Anyway about this cash. Had runner next to me seen it? It didn't appear so. So I called it out to his attention. He thought I was bluffing, like "Hey McFly -- your shoe's untied."

He wasn't having any of me 'gettin' in his grill'.

Thus a moral dilemma unfolded before me: go for the ego or the quick money? Having never won a race before, I was highly motivated for the win. But then again, I could sellout for the easy cash...

Ego or Mammon. What would you do?

The cash option felt dirty, so I went for the win and pressed on. Ultimately, I overcame the other runner in the final quarter mile to win the race. For my efforts, I was awarded a small trophy and two Qdoba burrito coupons.

Looking back, I feel like Monty Hall had revealed a donkey behind curtain number two. Bwaa wahn wahn wahn...

Anyway, I thought of this yesterday as I passed the exact spot where I saw that wad of cash years ago. Not that there wasn't a cash prize in yesterday's Omaha Corporate Cup 10K race.

The big deal about the 2010 Omaha Corporate Cup was that for the first time in its 30 year history, there was a cash purse that paid three deep ($500,$300,$200) for the top males and females. A local race promoter, Speedy Mart/Shell, had put up $2000 in cash prizes with the hopes of making it Omaha's most competitive 10K.

It worked. Eric Rasmussen of Omaha's Team Nebraska Brooks won the race in 30:42, only 21 seconds off of Tim Dooling's 1988 course-record and nearly a minute and a half faster than the winning time of last year's race. Melissa Todd of Kansas City Smoke claimed the women's victory nearly two minutes faster than the previous year's top female.

Congratulations to the victors, to the American Lung Association and to the race organizers & volunteers for putting together a very competitive race. Yesterday's race was the most competitive 10K I've ever competed in.

Elite race results

Thursday, September 16, 2010

Carb Unloading Revisited

I attended the Trek store ride last night with six others, including Shim, E O'B, Joe Savoie, Trek store's Paul, Fred Galata and Leah Kleager. About 10 miles into the ride, just after the pace was picking up, I rolled up next to Shim. Something like the following conversation occurred through the next few pace line rotations.

WSCG: I'm not planning on hitting it very hard tonight.

Shim: Why not?

WSCG: I'm resting the legs for the Corporate Cup 10K this weekend.

(I didn't tell him that I was also on day three of carb-unloading and the needle was nearing empty.)

Shim: The Corporate Cup 10k is on Sunday. That's like five days away. [Joe] Friel says that you should do an intense effort 48 to 72 hours before a big race.

~ the paceline splits us; onto the next rotation ~

WSCG: Friel was talking about cycling. Running's different.

Shim: Yeah, running's different because you wear those gay little running shorts and a visor.

Nice. Fast forward a few miles down the road when I shared this encounter with Leah, who as a fellow runner/triathlete, could appreciate both the running aspect and the response from our dear friend Shim. Regarding the running shorts, Leah asked me if I reminded Shim that he wears spandex and shaves his legs. I hadn't. At the moment, the best I could come up with was how fantastic he looked in his white-trash sleeveless cycling jerseys.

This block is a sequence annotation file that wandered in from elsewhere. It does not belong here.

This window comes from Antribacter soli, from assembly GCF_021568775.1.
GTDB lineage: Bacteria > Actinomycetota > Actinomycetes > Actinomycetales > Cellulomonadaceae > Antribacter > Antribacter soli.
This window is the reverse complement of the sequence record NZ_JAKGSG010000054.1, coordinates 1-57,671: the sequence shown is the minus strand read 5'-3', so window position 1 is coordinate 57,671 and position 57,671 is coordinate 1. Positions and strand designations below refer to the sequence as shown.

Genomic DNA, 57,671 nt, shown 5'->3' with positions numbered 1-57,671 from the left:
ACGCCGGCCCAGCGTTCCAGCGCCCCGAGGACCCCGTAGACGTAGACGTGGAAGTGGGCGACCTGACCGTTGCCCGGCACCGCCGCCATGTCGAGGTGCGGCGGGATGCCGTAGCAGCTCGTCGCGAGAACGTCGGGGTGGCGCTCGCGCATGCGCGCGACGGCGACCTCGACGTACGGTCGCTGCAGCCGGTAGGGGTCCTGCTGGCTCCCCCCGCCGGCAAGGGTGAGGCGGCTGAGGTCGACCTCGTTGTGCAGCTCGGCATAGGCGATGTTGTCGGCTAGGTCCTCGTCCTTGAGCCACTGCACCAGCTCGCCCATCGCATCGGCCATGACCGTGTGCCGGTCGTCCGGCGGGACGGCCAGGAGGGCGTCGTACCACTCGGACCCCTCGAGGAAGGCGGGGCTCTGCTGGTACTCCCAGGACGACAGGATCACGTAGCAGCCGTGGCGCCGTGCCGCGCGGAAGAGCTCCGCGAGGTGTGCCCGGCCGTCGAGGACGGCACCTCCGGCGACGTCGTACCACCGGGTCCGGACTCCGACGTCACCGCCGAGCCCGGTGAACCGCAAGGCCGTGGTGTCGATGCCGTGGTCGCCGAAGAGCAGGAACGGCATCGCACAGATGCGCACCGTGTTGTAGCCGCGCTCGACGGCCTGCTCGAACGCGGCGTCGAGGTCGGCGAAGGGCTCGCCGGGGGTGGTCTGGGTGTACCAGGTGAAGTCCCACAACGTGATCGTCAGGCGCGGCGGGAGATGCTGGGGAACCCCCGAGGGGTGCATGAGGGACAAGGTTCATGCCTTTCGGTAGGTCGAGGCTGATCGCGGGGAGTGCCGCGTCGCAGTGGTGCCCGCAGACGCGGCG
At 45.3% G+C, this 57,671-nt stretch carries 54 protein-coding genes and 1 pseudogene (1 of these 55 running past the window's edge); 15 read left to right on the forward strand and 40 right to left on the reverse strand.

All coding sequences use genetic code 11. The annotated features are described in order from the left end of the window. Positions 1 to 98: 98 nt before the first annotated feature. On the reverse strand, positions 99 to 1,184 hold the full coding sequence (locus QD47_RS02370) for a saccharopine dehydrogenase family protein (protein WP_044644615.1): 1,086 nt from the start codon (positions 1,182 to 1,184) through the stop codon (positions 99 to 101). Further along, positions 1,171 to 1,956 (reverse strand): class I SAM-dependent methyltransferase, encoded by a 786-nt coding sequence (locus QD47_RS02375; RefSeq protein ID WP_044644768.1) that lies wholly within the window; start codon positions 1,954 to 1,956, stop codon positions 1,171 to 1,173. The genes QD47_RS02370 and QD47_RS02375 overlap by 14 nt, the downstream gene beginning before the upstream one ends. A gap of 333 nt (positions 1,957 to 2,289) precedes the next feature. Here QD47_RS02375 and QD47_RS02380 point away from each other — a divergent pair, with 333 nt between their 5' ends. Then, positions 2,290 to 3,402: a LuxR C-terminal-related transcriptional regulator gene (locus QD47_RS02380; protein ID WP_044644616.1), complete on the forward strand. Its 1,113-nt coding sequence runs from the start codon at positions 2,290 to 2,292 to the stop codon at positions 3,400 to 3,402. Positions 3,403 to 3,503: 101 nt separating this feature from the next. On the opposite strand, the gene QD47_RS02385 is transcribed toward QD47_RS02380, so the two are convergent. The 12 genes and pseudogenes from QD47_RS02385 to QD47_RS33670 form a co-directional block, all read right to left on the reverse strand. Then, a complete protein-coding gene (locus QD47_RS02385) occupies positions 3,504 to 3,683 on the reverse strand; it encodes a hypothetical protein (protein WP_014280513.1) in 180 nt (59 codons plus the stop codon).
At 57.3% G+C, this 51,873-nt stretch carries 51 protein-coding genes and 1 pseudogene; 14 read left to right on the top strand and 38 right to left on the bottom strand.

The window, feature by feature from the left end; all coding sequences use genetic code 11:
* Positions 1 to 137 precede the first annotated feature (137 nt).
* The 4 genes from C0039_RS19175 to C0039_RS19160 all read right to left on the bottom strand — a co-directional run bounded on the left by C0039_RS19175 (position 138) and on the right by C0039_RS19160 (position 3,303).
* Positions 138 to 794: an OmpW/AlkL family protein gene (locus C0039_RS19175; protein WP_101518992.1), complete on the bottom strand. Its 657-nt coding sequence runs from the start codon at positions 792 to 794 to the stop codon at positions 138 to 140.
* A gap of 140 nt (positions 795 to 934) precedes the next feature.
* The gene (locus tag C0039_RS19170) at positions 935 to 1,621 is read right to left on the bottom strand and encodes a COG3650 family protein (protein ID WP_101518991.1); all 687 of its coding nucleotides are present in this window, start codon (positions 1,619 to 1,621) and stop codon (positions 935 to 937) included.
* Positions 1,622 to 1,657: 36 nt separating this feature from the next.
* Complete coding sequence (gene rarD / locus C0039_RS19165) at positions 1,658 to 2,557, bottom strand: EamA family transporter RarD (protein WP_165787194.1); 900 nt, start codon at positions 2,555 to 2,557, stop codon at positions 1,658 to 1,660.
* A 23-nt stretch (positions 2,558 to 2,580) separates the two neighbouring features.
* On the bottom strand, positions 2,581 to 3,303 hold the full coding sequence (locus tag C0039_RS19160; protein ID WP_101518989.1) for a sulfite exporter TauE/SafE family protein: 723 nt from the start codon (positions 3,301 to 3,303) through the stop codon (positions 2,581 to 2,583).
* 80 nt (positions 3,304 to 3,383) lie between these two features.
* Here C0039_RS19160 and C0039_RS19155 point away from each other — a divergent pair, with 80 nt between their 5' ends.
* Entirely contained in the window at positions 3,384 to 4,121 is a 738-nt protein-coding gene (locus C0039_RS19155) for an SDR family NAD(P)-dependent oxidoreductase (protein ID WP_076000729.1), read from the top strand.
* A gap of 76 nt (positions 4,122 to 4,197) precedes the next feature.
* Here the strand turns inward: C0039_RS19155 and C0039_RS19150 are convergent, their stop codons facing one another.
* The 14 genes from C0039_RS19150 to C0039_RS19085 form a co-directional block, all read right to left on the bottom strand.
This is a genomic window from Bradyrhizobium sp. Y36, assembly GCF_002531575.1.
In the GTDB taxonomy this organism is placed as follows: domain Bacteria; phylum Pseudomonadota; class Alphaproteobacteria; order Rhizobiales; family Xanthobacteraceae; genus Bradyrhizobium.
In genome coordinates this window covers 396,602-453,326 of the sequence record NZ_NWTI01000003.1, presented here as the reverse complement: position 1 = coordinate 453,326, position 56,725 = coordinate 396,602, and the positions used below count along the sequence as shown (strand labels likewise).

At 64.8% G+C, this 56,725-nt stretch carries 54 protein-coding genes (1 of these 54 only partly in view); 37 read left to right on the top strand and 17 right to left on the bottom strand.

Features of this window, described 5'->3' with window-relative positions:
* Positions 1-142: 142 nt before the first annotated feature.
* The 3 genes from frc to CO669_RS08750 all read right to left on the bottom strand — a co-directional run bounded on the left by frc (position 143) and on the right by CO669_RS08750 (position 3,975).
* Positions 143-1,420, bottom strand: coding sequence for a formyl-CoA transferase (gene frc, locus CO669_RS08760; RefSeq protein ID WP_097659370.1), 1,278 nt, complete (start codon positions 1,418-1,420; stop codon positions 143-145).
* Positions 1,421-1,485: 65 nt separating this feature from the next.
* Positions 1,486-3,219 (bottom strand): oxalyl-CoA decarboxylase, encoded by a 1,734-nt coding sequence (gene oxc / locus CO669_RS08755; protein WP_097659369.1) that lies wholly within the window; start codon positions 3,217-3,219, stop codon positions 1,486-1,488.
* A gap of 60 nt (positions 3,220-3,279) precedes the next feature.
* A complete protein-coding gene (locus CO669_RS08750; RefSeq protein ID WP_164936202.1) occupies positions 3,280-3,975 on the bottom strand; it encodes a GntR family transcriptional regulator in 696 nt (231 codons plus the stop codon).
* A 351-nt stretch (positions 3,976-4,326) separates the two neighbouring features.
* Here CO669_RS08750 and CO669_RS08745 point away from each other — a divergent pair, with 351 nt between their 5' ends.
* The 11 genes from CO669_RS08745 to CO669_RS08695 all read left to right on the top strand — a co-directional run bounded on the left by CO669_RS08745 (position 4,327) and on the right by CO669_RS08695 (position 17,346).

Now back to intense efforts. I partially agreed with Shim's reference to Joe Friel: a few intense efforts probably wouldn't hurt. So when he lit it up on the second to last hill on Hwy 36 approaching 72nd St, I jumped on his wheel. By the time we crested it, my heart rate must have been in the mid 180s.

The rest of the ride to Ft Calhoun was a typical Wednesday night affair, with all the attacks/counter attacks and high tempo pace lines until the final sprint at the end of the Omaha Trace. It felt good.

At Ft Calhoun, I glanced beyond the candy bars and coca-cola and simply filled the water bottles.

In the midst of Boyer's Chute 20 minutes later, I felt the first clunk-clunk of a bonk coming on. I noted there were the hills of Ft Calhoun and many miles still ahead. Also, it wasn't my imagination that ominously dark rain clouds were threatening.

picture courtesy of Jonathan Neve

I punched it up the lower half of Ft Calhoun and then let Galata pull me to the second one. When I stood to get over the second hill, I discovered the classic signs of glucose deprivation: extreme fatigue in the quadriceps.

To add to the misery, the skies opened. While lightning flashed, a torrential downpour with 40mph wind gusts drenched us. Unfortunately, we were totally exposed without any nearby shelter. By now, I was struggling to hang on to the wheel in front of me. I think we were going about 12 mph. That only lasted a few minutes before I got popped off.

Bonk achieved.

I find bonking very funny. Roughly an hour beforehand, I was attacking uphill at 26mph and felt great. Yet in a short span of time, my ride quality had degraded to the point that I could barely ride a straight line.

Thankfully, the group sat up and waited for me, and we all managed to make it back to the store safely under clearing skies.

Carb loading ensued shortly after. I ate three Kripsy Kremes at the bike shop. They were delicious. Shim, Leah and I then went to Qdoba where upon I destroyed a burrito, chips and guacamole.

What a night.

Next week looks to be the final Wedneday night ride of the year from the Trek Store. We depart at 5:30PM. Hope to see you there.